Thursday, December 2, 2010

Montly Muse: Ava Gardner

Its the beginning of December which means its time for another monthly muse and this month it is the divine Ava Gardner.

Ava Lavinia Gardner was born on December 24, 1922 in Grabtown, Johnston County, North Carolina. She was the youngest of seven children to Mary Elizabeth ("Mollie") Gardner (née Baker) and Jonas Bailey Gardner. Her parents were poor cotton and tobacco farmers but the lost their property when she was young so her father went to work at a sawmill and her mother as a cook and housekeeper.

When Gardner was 13 years old, the family decided to try their luck in a bigger town, Newport News, Virginia where her mother found work as a boardinghouse manager. Ava's father died when she was 15 of bronchitis. After Jonas Gardner's death, the family moved to the Rock Ridge suburb of Wilson, North Carolina, where Mollie Gardner ran another boarding house for teachers. Ava Gardner attended high school in Rock Ridge and she graduated from there in 1939. She then attended secretarial classes at Atlantic Christian College in Wilson for about a year.

Gardner was visiting her sister Beatrice ("Bappie") in New York in 1941 when Beatrice's husband Larry Tarr, a professional photographer, offered to take her portrait. He was so pleased with the results that he displayed the finished product in the front window of his Tarr Photography Studio on tony Fifth Avenue.

In 1941, a Loews Theatres legal clerk, Barnard "Barney" Duhan, spotted Gardner's photo in Tarr's studio. At the time, Duhan often posed as an MGM talent scout to meet girls, using the fact that MGM was a subsidiary of Loews. Duhan entered Tarr's and tried to get Gardner's number, but was rebuffed by the receptionist. Duhan made the offhand comment, "Somebody should send her info to MGM", and the Tarrs did so immediately. Shortly after, Gardner, who at the time was a student at Atlantic Christian College, traveled to New York to be interviewed at MGM's New York office. She was offered a standard contract by MGM, and left school for Hollywood in 1941 with her sister Bappie accompanying her. MGM's first order of business was to provide her a speech coach, as her Carolina drawl was nearly incomprehensible to them

Gardner was nominated for an Academy Award for Mogambo (1953); the award was won by Audrey Hepburn for Roman Holiday. Her performance as Maxine Faulk in The Night of the Iguana (1964), was well reviewed, and she was nominated a BAFTA Award and a Golden Globe.

Other films include The Hucksters (1947), Show Boat (1951), The Snows of Kilimanjaro (1952), 1954's The Barefoot Contessa (which some consider to be Gardner's "signature film" since it mirrored her real life custom of going barefoot), Bhowani Junction (1956), The Sun Also Rises (in which she played party-girl Brett Ashley) (1957), and the film version of Neville Shute's best-selling On the Beach, co-starring Gregory Peck.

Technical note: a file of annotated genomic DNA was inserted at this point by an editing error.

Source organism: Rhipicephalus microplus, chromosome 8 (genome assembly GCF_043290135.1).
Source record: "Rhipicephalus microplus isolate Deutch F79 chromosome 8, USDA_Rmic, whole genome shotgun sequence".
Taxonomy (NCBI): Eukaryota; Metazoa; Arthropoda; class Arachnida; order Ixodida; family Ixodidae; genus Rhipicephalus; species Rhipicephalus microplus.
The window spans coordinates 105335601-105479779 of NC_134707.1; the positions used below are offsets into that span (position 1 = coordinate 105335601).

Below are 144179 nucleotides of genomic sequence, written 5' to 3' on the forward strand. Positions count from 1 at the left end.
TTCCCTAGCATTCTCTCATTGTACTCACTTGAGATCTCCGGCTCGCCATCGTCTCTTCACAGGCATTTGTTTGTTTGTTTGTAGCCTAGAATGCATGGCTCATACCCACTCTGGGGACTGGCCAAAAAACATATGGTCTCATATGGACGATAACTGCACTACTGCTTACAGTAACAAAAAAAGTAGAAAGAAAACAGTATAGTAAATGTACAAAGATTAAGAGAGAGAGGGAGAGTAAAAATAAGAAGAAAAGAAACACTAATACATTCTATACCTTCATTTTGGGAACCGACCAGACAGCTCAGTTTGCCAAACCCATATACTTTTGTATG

In 1966, Gardner briefly sought the role of Mrs. Robinson in Mike Nichols' The Graduate (1967). She reportedly called Nichols and said, "I want to see you! I want to talk about this Graduate thing!" Nichols never seriously considered her for the part, but he did visit her hotel, where he later recounted that "she sat at a little French desk with a telephone, she went through every movie star cliché. She said, 'All right, let's talk about your movie. First of all, I strip for nobody.'"
Gardner moved to London, England in 1968, undergoing an elective hysterectomy to allay her worries of contracting the uterine cancer that had claimed the life of her own mother. That year, she made what some consider to be one of her best films, Mayerling, in which she played the Austrian Empress Elisabeth of Austria opposite James Mason as Emperor Franz Joseph I.

She appeared in a number of disaster films throughout the 1970s, notably Earthquake (1974), The Cassandra Crossing (1976), and the Canadian movie City on Fire (1979). She also starred in The Life and Times of Judge Roy Bean (1972) with Paul Newman and Jacqueline Bisset, The Blue Bird (1976) with Jane Fonda and Elizabeth Taylor.

Her last movie was Regina Roma (1982), a direct-to-video release. In the 1980s she acted primarily on television, including the miniseries remake of The Long Hot Summer (1985) and the prime-time soap opera Knot's Landing, also in 1985. In 1986 she appeared in her two final projects, the TV movies Harem and Maggie.

After a lifetime of smoking, Gardner suffered from emphysema, in addition to an autoimmune disorder (which may have been lupus). Two strokes in 1986 left her partially paralyzed and bedridden. Although Gardner could afford her medical expenses, Sinatra wanted to pay for her to visit a specialist in the United States, and she allowed him to make the arrangements for a medically-staffed private plane. Her last words (to her housekeeper Carmen), were reportedly, "I'm so tired," before she died of pneumonia at the age of 67. After her death, Sinatra's daughter Tina found him slumped in his room, crying, and unable to speak.


  1. Emma, nice post! You might enjoy a new anthology published by Entasis Press, AVA GARDNER: TOUCHES OF VENUS, which includes writers from around the world and their "takes" on the talented and lovely Miss Gardner!

  2. oh wow, i love her brooch in the picture. Your blog is fab!!

    I found you on Va-Voom Vintage's link up list!! i'm your newest follower :)